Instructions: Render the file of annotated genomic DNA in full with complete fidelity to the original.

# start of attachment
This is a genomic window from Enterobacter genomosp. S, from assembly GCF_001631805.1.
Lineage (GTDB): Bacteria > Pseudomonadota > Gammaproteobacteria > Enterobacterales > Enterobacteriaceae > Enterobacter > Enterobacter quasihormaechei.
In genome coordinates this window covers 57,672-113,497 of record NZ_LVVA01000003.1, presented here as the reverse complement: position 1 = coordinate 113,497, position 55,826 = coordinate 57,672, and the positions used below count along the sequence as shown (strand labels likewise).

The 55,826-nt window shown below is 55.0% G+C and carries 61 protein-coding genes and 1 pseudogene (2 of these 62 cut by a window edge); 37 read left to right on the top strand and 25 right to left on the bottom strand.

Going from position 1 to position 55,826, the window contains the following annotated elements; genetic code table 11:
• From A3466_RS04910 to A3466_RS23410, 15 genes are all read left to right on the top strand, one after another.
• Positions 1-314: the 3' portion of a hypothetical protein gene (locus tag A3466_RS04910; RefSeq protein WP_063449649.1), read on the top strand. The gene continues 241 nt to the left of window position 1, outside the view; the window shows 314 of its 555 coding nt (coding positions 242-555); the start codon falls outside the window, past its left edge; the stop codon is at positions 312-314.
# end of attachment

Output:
This is a genomic window from Enterobacter genomosp. S, from assembly GCF_001631805.1.
Lineage (GTDB): Bacteria > Pseudomonadota > Gammaproteobacteria > Enterobacterales > Enterobacteriaceae > Enterobacter > Enterobacter quasihormaechei.
In genome coordinates this window covers 57,672-113,497 of record NZ_LVVA01000003.1, presented here as the reverse complement: position 1 = coordinate 113,497, position 55,826 = coordinate 57,672, and the positions used below count along the sequence as shown (strand labels likewise).

The 55,826-nt window shown below is 55.0% G+C and carries 61 protein-coding genes and 1 pseudogene (2 of these 62 cut by a window edge); 37 read left to right on the top strand and 25 right to left on the bottom strand.

Going from position 1 to position 55,826, the window contains the following annotated elements; genetic code table 11:
• From A3466_RS04910 to A3466_RS23410, 15 genes are all read left to right on the top strand, one after another.
• Positions 1-314: the 3' portion of a hypothetical protein gene (locus tag A3466_RS04910; RefSeq protein WP_063449649.1), read on the top strand. The gene continues 241 nt to the left of window position 1, outside the view; the window shows 314 of its 555 coding nt (coding positions 242-555); the start codon falls outside the window, past its left edge; the stop codon is at positions 312-314.